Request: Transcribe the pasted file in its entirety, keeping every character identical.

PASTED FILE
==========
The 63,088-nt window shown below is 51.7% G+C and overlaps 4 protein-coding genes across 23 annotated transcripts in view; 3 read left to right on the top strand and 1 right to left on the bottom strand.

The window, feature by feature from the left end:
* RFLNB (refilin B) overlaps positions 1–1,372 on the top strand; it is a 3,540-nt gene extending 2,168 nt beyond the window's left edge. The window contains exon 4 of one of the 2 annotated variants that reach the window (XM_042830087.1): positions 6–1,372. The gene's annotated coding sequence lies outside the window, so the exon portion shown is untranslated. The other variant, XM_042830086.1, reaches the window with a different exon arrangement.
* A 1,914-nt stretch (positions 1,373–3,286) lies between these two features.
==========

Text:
The 63,088-nt window shown below is 51.7% G+C and overlaps 4 protein-coding genes across 23 annotated transcripts in view; 3 read left to right on the top strand and 1 right to left on the bottom strand.

The window, feature by feature from the left end:
* RFLNB (refilin B) overlaps positions 1–1,372 on the top strand; it is a 3,540-nt gene extending 2,168 nt beyond the window's left edge. The window contains exon 4 of one of the 2 annotated variants that reach the window (XM_042830087.1): positions 6–1,372. The gene's annotated coding sequence lies outside the window, so the exon portion shown is untranslated. The other variant, XM_042830086.1, reaches the window with a different exon arrangement.
* A 1,914-nt stretch (positions 1,373–3,286) lies between these two features.